The Department of Conservation (DoC) is having to recruit more volunteers to cope with a spike of freedom campers littering and defecating on tracks in the South Island.
DoC says it kicks out about eight illegal campers a day as tourists numbers on the Routeburn, Milford and Kepler tracks reach record highs.
Greg Lind from DoC said the climbing number of illegal campers were ruining the "clean, green" experience for others.
"Human waste and incremental damage are things that occur that's putting pressure on the environment," he said.
"Like anywhere, you end up with human waste and toilet waste, and once you get into the alpine regions up near the Harris Saddle [on the Routeburn Track], those environments are really fragile.
"There is only one place you can camp 500 metres off the trail and if there is continuing pressure on that particular place then it will degrade that alpine environment and we'll end up with damaged ecosystems."
DoC figures show the number of tourists on all nine Great Walks has increased by 10 percent a year for the past three years.
The Routeburn and Milford tracks and huts, which cost $54 a night per adult, are fully booked for this season ending on 27 April.
Camping is permitted, but must be 500 metres from the path.
Mr Lind said illegal, or 'freedom' camping, had always been a problem, but this season DoC was catching more people than usual who were trying to do the Kepler, Routeburn or Milford tracks for free.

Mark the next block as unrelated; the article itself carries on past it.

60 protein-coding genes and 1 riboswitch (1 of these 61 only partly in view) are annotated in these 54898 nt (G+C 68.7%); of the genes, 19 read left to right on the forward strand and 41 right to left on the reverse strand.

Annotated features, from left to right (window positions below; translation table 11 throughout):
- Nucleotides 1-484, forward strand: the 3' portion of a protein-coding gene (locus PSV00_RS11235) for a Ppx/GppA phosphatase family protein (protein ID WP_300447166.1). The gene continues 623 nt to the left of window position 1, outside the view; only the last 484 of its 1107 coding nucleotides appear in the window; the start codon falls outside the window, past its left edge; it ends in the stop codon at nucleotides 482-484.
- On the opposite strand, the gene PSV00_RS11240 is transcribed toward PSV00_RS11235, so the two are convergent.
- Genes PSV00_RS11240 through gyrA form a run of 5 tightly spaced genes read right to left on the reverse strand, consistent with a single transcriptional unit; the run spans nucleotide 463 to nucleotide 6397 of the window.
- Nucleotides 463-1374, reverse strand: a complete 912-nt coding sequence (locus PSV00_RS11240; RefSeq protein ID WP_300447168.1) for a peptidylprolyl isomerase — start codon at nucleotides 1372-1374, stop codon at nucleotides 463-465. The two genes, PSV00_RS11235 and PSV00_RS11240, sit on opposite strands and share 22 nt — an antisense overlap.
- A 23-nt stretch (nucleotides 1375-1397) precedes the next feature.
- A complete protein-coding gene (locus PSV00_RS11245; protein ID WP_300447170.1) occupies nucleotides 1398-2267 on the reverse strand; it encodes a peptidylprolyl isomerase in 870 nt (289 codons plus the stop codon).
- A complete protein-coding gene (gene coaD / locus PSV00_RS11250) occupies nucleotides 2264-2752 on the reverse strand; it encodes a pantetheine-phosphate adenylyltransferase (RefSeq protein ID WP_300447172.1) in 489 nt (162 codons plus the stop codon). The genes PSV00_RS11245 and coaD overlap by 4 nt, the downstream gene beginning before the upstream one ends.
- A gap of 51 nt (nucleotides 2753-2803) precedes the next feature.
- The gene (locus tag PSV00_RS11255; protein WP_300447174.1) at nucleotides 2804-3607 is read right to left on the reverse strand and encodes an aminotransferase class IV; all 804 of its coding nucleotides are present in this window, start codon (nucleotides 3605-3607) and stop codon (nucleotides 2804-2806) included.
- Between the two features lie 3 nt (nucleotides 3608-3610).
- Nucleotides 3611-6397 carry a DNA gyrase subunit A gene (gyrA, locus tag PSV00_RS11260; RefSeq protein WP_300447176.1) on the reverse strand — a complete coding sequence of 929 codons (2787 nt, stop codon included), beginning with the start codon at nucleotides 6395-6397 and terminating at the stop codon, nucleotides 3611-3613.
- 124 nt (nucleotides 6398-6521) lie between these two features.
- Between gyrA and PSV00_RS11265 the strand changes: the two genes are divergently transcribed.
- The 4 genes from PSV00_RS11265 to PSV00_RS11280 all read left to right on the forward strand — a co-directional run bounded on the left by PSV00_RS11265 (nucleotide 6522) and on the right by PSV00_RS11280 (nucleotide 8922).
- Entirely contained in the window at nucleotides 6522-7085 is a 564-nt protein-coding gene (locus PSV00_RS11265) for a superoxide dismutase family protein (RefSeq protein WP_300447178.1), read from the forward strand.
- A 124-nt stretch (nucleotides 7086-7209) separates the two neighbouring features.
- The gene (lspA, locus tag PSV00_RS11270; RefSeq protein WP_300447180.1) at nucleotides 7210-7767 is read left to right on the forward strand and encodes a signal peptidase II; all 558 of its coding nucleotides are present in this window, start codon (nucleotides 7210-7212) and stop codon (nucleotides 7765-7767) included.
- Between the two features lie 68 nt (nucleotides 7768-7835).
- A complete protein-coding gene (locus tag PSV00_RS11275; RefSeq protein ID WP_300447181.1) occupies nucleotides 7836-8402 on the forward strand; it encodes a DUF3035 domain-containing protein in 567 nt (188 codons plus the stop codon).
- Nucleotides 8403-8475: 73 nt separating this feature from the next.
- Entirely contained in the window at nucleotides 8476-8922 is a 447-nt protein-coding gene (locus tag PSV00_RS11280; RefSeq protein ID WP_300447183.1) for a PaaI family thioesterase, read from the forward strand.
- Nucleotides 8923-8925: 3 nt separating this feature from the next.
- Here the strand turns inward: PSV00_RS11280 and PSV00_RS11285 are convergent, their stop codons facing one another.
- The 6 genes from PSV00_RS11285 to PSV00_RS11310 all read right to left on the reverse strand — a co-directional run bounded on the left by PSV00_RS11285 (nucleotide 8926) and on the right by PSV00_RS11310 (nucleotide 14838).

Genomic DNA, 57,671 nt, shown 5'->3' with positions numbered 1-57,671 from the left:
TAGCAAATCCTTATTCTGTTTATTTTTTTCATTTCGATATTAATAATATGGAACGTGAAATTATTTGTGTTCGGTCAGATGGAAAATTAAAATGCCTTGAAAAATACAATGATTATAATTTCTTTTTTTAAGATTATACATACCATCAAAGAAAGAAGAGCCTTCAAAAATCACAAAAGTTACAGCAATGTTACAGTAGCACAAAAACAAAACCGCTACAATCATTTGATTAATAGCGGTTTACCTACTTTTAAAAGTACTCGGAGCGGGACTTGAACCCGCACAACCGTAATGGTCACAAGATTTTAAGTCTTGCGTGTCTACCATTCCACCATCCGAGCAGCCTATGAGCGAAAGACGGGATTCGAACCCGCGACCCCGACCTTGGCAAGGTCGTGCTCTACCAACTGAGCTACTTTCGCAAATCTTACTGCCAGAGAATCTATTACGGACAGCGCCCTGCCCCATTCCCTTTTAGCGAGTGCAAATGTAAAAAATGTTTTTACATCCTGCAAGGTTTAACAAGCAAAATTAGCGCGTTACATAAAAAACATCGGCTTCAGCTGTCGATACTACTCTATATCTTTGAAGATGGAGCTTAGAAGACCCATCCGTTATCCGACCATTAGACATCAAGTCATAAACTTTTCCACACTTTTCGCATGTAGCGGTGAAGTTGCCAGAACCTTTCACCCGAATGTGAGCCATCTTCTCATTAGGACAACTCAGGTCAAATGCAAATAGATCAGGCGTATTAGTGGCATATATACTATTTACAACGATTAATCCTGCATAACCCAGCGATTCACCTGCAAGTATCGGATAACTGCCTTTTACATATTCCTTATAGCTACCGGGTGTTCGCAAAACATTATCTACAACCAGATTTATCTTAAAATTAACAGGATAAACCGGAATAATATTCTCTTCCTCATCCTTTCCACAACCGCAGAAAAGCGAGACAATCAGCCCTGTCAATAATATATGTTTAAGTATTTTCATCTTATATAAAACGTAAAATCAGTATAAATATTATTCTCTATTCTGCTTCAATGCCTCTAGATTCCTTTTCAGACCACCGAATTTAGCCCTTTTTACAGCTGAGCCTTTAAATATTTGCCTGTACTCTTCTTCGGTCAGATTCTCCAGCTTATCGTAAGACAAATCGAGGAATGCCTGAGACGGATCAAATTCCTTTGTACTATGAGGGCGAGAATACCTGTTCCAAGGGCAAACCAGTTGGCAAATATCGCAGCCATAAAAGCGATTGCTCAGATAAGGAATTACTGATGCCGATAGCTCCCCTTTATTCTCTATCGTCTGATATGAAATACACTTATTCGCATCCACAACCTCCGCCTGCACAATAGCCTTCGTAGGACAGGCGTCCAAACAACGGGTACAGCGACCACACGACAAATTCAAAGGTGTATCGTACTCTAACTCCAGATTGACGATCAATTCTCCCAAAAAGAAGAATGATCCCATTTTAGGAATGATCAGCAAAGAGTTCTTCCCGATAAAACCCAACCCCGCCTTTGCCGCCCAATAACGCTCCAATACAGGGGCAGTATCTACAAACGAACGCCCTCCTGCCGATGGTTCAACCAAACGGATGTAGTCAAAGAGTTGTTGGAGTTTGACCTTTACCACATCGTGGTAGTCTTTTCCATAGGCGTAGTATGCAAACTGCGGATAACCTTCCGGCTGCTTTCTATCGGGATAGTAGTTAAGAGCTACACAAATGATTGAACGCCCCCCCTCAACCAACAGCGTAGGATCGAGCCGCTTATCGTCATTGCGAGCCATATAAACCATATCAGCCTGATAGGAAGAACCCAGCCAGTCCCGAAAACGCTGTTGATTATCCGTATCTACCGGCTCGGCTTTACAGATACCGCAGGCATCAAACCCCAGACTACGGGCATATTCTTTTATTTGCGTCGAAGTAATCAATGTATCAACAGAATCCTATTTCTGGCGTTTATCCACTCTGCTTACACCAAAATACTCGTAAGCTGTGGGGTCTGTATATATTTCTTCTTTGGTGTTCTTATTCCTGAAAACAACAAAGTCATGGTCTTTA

This week, DoC is trialling six volunteers on the Milford and Routeburn tracks to try to catch out illegal campers.
"They've got limited powers and they can certainly shift people on, but if people are being a bit truculant over matters they can report that back to us and we'll intercept those people as they leave the track or we'll get them at the huts", Mr Lind said.
Under freedom camping regulations, DoC can hand out $300 fines on the spot.
Christine Wallace, from the Fiordland Water Taxi company in Te Anau, said some people tried to cheat the system, but there were thorough checks in place.
"We take fishermen up that end as well and we always check their didymo clean certificates, it's our backyard and we don't want people's experiences or the environment damaged in any way."
Auckland University of Technology professor of tourism Simon Milne said the government needed to tread carefully, as tourism was the country's biggest money maker.
Tourist numbers are expected to increase from nearly 3 million in 2014 to almost 5 million in 2025, and Mr Milne was not suprised that people were flooding the Great Walks.
"They're marketed heavily overseas, there's a great deal of awareness about them overseas, they are a drawcard for our visitors, so we're a victim of our own success.
"We're now seeing a greater number of visitors, some of who might put off by the prices or maybe just know things are booked out and decide to do it as free and independent travellers."
Mr Milne said it was usually small communities or fragile environments that were affected by freedom campers.
"Freedom campers aren't necessarily any better or worse than any other kind of tourist, but they do obviously bring certain particular impacts and they are something that we're going to have to manage in the future."
He said there were several unpopular options that should be looked into, such as capping visitor numbers or taxing tourists.